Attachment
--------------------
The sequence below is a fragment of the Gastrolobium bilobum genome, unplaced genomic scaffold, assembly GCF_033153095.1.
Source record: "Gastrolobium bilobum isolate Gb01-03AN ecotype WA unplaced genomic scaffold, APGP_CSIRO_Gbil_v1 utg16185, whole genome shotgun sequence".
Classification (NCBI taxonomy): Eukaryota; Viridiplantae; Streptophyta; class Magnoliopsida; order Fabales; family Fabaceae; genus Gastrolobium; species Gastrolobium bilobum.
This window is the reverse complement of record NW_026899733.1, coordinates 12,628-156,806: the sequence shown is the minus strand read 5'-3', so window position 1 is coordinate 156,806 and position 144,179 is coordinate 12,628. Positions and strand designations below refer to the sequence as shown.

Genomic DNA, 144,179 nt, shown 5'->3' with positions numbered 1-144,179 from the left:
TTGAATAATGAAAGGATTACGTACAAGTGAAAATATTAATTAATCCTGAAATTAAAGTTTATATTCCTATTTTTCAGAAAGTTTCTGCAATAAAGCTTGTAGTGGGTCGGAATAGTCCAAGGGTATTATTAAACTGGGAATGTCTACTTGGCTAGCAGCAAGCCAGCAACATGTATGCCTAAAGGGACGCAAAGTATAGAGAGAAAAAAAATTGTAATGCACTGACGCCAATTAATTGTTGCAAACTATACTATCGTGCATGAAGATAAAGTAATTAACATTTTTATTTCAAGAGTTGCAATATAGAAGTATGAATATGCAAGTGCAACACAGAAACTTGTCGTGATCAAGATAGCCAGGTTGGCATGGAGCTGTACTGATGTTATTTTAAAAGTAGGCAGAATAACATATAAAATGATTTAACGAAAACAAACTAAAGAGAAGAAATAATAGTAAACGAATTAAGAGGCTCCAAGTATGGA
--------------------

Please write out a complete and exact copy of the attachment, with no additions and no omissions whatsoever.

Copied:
The sequence below is a fragment of the Gastrolobium bilobum genome, unplaced genomic scaffold, assembly GCF_033153095.1.
Source record: "Gastrolobium bilobum isolate Gb01-03AN ecotype WA unplaced genomic scaffold, APGP_CSIRO_Gbil_v1 utg16185, whole genome shotgun sequence".
Classification (NCBI taxonomy): Eukaryota; Viridiplantae; Streptophyta; class Magnoliopsida; order Fabales; family Fabaceae; genus Gastrolobium; species Gastrolobium bilobum.
This window is the reverse complement of record NW_026899733.1, coordinates 12,628-156,806: the sequence shown is the minus strand read 5'-3', so window position 1 is coordinate 156,806 and position 144,179 is coordinate 12,628. Positions and strand designations below refer to the sequence as shown.

Genomic DNA, 144,179 nt, shown 5'->3' with positions numbered 1-144,179 from the left:
TTGAATAATGAAAGGATTACGTACAAGTGAAAATATTAATTAATCCTGAAATTAAAGTTTATATTCCTATTTTTCAGAAAGTTTCTGCAATAAAGCTTGTAGTGGGTCGGAATAGTCCAAGGGTATTATTAAACTGGGAATGTCTACTTGGCTAGCAGCAAGCCAGCAACATGTATGCCTAAAGGGACGCAAAGTATAGAGAGAAAAAAAATTGTAATGCACTGACGCCAATTAATTGTTGCAAACTATACTATCGTGCATGAAGATAAAGTAATTAACATTTTTATTTCAAGAGTTGCAATATAGAAGTATGAATATGCAAGTGCAACACAGAAACTTGTCGTGATCAAGATAGCCAGGTTGGCATGGAGCTGTACTGATGTTATTTTAAAAGTAGGCAGAATAACATATAAAATGATTTAACGAAAACAAACTAAAGAGAAGAAATAATAGTAAACGAATTAAGAGGCTCCAAGTATGGA